Morrell's lovers may have included the philosopher Bertrand Russell, the painters Augustus John, and Henry Lamb, the artist Dora Carrington, the art historian Roger Fry, and in her later years, there was even a brief affair with a gardener, Lionel Gomme, who was employed at Garsington. Her circle of friends included many authors, artists, sculptors and poets. Her work as a patron was enduring and influential, notably in her contribution to the Contemporary Art Society during its early years. Hospitality

The Morrells maintained a townhouse in Bedford Square, in the Central London neighbourhood known as Bloomsbury, and restored Garsington Manor near Oxford. Morrell delighted in opening both as havens for like-minded people. 44 Bedford Square served as her London salon, while Garsington provided a convenient retreat, near enough to London for many of their friends to join them for weekends. She took a keen interest in the work of young contemporary artists, such as Stanley Spencer, and she was particularly close to Mark Gertler and Dora Carrington, who were regular visitors to Garsington during the war, whilst Gilbert Spencer lived for a while in a house on the Garsington estate.

During World War I, the Morrells were notable pacifists, not a popular position then. They invited conscientious objectors such as Duncan Grant, Clive Bell, and Lytton Strachey to take refuge at Garsington. Siegfried Sassoon, recuperating there after an injury, was encouraged to go absent without leave as a protest against the war.

The hospitality offered by the Morrells was such that most of their guests had no suspicion that they were in financial difficulties. Many of them assumed that Ottoline was a wealthy woman. This was far from being the case and during 1927, the Morrells were compelled to sell the manorhouse and its estate, and move to more modest quarters in Gower Street. In 1928 she was diagnosed with cancer, which resulted in a long hospitalization and the removal of her lower teeth and part of her jaw. Later life Monument to Lady Ottoline Morrell by Eric Gill in St Mary's parish church, Garsington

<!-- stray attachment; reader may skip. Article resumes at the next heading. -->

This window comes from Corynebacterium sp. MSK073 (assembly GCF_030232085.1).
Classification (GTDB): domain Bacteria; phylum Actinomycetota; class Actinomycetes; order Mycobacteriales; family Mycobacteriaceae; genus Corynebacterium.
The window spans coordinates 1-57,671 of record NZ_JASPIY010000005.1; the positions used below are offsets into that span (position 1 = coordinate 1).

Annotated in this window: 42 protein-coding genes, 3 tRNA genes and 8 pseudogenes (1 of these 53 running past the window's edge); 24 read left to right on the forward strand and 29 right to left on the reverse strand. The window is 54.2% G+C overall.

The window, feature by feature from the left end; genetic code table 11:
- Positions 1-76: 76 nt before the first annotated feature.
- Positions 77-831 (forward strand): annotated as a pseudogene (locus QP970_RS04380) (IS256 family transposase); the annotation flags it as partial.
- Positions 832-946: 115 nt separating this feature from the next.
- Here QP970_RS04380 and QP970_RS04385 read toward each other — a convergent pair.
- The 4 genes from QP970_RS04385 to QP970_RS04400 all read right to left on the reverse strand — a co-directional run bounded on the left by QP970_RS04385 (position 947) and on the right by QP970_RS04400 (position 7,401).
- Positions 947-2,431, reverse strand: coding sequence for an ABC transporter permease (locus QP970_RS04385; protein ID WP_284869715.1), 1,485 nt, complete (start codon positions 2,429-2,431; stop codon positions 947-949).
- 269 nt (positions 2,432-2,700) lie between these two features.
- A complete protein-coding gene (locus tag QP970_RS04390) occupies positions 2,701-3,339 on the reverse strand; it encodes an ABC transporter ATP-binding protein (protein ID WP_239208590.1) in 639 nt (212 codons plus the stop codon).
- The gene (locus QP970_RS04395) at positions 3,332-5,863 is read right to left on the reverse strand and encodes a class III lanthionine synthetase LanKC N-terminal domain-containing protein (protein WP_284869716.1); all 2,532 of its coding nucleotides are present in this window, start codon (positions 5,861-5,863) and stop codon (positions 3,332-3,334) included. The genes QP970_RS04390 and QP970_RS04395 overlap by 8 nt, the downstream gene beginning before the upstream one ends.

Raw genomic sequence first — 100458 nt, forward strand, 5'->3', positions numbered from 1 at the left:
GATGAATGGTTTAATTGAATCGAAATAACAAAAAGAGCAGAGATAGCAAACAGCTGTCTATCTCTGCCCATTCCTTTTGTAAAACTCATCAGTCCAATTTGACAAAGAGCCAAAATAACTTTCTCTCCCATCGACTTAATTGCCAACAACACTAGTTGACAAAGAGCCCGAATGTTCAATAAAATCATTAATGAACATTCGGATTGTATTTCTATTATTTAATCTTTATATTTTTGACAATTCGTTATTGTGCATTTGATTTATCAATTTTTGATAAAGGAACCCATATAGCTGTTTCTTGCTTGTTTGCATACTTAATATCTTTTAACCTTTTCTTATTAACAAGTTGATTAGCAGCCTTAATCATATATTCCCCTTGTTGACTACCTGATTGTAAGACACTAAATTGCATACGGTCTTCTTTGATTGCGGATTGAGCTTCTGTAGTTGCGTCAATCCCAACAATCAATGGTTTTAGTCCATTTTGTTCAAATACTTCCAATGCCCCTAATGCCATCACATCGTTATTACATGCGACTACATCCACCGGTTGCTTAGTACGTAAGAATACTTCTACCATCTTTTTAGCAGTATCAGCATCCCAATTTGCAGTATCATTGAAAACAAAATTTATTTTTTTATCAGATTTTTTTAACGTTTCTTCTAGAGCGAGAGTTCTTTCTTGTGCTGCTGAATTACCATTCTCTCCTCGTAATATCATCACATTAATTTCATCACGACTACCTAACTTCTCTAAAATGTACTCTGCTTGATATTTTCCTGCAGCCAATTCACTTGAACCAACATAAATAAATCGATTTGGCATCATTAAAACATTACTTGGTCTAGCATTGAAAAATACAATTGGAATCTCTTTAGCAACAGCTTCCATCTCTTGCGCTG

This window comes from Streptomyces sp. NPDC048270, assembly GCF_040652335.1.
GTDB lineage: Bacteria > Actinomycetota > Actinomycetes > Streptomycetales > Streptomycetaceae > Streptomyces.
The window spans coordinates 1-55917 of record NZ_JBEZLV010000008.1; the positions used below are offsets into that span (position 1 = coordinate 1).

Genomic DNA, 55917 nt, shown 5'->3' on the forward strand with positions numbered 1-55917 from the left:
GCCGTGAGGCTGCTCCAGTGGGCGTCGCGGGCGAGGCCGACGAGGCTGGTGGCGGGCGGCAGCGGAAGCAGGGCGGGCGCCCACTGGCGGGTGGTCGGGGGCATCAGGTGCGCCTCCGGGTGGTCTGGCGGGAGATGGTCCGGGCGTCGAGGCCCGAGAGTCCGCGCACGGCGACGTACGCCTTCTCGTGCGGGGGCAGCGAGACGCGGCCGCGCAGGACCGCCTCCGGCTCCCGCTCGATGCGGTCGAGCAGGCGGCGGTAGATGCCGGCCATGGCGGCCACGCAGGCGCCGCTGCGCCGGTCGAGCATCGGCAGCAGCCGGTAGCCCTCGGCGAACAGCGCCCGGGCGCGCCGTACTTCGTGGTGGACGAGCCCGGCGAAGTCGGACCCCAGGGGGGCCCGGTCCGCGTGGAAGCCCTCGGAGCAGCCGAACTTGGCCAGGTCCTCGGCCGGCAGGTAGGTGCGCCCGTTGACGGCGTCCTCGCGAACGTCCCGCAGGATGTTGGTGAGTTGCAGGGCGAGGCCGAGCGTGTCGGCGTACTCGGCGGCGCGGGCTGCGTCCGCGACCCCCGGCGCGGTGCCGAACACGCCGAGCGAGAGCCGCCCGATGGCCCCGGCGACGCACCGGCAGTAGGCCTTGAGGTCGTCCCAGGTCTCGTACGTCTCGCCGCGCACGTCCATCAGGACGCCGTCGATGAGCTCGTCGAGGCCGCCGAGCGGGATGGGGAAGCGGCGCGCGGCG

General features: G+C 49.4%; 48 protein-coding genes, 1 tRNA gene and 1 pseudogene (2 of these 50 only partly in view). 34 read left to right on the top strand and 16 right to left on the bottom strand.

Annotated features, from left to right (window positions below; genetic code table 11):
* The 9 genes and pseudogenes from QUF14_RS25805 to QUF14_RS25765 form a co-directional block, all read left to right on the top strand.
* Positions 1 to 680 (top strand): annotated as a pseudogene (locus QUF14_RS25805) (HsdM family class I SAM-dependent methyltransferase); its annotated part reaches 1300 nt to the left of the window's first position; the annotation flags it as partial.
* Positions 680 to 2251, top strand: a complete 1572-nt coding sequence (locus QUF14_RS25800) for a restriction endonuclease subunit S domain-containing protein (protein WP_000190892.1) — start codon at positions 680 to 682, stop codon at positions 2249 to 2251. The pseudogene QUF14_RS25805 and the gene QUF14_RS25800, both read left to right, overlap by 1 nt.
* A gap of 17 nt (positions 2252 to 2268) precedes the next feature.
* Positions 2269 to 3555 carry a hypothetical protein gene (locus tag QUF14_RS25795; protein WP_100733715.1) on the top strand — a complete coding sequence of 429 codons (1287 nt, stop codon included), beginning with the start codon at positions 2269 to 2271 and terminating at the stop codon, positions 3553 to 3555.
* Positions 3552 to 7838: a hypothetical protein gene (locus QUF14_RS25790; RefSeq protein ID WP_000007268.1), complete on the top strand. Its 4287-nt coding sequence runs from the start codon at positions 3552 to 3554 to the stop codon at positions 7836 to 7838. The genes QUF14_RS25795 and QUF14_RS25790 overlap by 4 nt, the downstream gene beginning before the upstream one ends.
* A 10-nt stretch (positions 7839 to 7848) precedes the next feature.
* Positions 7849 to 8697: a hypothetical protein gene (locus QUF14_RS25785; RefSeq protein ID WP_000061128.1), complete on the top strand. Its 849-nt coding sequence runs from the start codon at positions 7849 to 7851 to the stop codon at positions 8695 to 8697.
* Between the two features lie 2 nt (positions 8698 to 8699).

Later, Lady Ottoline remained a regular host to the adherents of the Bloomsbury Group, in particular Virginia Woolf, and to many other artists and authors, who included WB Yeats, LP Hartley, T.S. Eliot, and an enduring friendship with Welsh painter Augustus John. She was an influential patron to many of them, and a valued friend, who nevertheless attracted understandable mockery, due to her combination of eccentric attire with an aristocratic manner, extreme shyness and a deep religious faith that set her apart from her times. Her pioneering work as a decorator, colourist, and garden designer remains, to this day, curiously undervalued, but it was for her great gift for friendship that she was mourned when she died 21 April 1938. She actually died from an experimental drug given by a doctor. Henry Green, the novelist, wrote to Philip Morrell of "her love for all things true and beautiful which she had more than one can ever know the immeasurable good she did".

Her memorial in St Winifred's Church, Holbeck was carved by Eric Gill. Her after-life in literature

Morrell wrote two volumes of memoirs, but these were edited and revised after her death, losing a little of their charm and much of their intimate detail in the process. She also maintained detailed journals, over a period of twenty years, which remain unpublished. But perhaps Lady Ottoline's most interesting literary legacy is the wealth of representations of her that appear in 20th-century literature. She was the inspiration for Mrs Bidlake in Aldous Huxley's Point Counter Point, for Hermione Roddice in D. H. Lawrence's Women in Love, for Lady Caroline Bury in Graham Greene's It's a Battlefield, and for Lady Sybilline Quarrell in Alan Bennett's Forty Years On. The Coming Back (1933), another novel which portrays her, was written by Constance Malleson, one of Ottoline's many rivals for the affection of Bertrand Russell. Some critics consider her the inspiration for Lawrence's Lady Chatterley. Huxley's roman à clef, Crome Yellow depicts the life at a thinly-veiled Garsington.

Non-literary portraits are also part of this interesting legacy, for example, as seen in the artistic photographs of her by Cecil Beaton. There are portraits by Henry Lamb, Duncan Grant, Augustus John, and others. Carolyn Heilbrun edited Lady Ottoline's Album (1976), a collection of snapshots and portraits of Morrell and of her famous contemporaries, mostly taken by Morrell herself.

She is portrayed by Tilda Swinton in Derek Jarman's film Wittgenstein and by Penelope Wilton in Christopher Hampton's film Carrington. See also Headington Hill Hall, Oxford